I’ve found the same to be true of MS&E professors and alumni. Seeking out mentorship, advice, or opportunity in your area of interest is actively encouraged and highly valuable given the caliber of the ecosystem.
I’ve found the chances of meeting someone highly proficient in a sector or role that you are interested in are high. I came to discover this through my interactions with my major advisor Tom Byers, who had a stint as a professional guitarist before later working in tech, venture capital and eventually the Stanford Technology Ventures Program in MS&E. It was inspiring to me to see that roadmap in his career.
The same willingness to collaborate is true I would say for the larger Stanford community. For example, I’m currently working on different aspects of my artistry with a professor of English, Kai Carlson-Wee, who’s an absolute legend.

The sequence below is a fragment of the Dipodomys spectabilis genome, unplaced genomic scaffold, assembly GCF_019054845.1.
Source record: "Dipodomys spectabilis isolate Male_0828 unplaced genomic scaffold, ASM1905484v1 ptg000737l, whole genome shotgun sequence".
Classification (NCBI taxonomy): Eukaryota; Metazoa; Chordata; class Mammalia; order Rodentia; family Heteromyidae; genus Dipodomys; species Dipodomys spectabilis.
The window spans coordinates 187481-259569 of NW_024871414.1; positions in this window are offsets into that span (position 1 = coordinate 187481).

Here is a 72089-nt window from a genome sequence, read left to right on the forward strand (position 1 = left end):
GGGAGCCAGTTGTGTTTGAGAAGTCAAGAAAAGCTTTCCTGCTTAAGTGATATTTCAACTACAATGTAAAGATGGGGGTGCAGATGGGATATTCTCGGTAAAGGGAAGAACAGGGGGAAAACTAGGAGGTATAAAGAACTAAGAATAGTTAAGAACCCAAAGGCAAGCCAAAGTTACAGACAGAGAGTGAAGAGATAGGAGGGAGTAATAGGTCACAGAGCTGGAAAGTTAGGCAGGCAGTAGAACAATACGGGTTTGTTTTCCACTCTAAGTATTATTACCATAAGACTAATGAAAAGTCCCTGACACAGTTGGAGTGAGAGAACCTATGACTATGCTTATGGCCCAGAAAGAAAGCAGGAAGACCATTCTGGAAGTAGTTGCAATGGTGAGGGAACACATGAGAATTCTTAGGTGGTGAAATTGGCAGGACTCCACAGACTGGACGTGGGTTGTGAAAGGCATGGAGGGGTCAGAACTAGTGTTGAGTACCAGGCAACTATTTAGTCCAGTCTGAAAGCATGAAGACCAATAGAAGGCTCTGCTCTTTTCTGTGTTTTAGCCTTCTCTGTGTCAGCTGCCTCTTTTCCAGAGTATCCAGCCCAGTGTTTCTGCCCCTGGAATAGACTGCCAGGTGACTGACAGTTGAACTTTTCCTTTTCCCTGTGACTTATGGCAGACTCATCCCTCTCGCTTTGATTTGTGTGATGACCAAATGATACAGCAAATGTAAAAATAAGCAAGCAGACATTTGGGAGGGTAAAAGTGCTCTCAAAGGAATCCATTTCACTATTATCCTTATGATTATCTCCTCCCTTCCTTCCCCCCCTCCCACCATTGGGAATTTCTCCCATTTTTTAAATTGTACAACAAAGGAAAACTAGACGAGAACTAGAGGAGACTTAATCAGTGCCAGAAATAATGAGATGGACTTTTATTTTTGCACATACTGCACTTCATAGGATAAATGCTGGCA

What will you miss most about Stanford and the Bay Area?
Beyond missing my colleagues and the wider Stanford community, I will most miss the handful of lifelong friends I made here that changed my life, the people who were there for me through thick and thin and that marked my experience beyond words since I first moved to California. They were integral to my Stanford experience, and I am so grateful that we crossed paths.
I will miss the great live music opportunities San Francisco had to offer, which gave me some of my best concert and crowd surfing experiences of my life, often in the most unknown and desolate underground venues. Honestly, I think we should add a Stanford varsity crowd surfing team for all of us to hone the skill.